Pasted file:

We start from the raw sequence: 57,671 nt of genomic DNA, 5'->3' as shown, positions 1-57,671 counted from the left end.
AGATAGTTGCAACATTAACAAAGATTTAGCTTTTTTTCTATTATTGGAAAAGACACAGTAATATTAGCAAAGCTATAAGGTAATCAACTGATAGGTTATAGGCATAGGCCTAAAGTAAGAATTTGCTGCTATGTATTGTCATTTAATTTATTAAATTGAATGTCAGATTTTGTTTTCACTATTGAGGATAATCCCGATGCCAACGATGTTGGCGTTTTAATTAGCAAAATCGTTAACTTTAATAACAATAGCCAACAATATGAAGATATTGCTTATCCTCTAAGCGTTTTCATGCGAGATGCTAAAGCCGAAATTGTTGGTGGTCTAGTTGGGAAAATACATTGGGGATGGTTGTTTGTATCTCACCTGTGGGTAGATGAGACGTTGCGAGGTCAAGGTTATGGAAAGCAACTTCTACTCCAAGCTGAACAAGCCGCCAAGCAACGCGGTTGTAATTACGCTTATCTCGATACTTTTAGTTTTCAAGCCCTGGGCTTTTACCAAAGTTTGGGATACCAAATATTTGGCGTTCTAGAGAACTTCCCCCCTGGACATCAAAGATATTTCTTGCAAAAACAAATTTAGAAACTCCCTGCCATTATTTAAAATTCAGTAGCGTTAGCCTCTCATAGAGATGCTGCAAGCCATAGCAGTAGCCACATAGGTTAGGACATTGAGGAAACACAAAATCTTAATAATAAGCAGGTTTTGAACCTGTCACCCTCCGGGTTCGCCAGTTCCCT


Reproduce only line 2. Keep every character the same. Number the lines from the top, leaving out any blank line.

AGATAGTTGCAACATTAACAAAGATTTAGCTTTTTTTCTATTATTGGAAAAGACACAGTAATATTAGCAAAGCTATAAGGTAATCAACTGATAGGTTATAGGCATAGGCCTAAAGTAAGAATTTGCTGCTATGTATTGTCATTTAATTTATTAAATTGAATGTCAGATTTTGTTTTCACTATTGAGGATAATCCCGATGCCAACGATGTTGGCGTTTTAATTAGCAAAATCGTTAACTTTAATAACAATAGCCAACAATATGAAGATATTGCTTATCCTCTAAGCGTTTTCATGCGAGATGCTAAAGCCGAAATTGTTGGTGGTCTAGTTGGGAAAATACATTGGGGATGGTTGTTTGTATCTCACCTGTGGGTAGATGAGACGTTGCGAGGTCAAGGTTATGGAAAGCAACTTCTACTCCAAGCTGAACAAGCCGCCAAGCAACGCGGTTGTAATTACGCTTATCTCGATACTTTTAGTTTTCAAGCCCTGGGCTTTTACCAAAGTTTGGGATACCAAATATTTGGCGTTCTAGAGAACTTCCCCCCTGGACATCAAAGATATTTCTTGCAAAAACAAATTTAGAAACTCCCTGCCATTATTTAAAATTCAGTAGCGTTAGCCTCTCATAGAGATGCTGCAAGCCATAGCAGTAGCCACATAGGTTAGGACATTGAGGAAACACAAAATCTTAATAATAAGCAGGTTTTGAACCTGTCACCCTCCGGGTTCGCCAGTTCCCT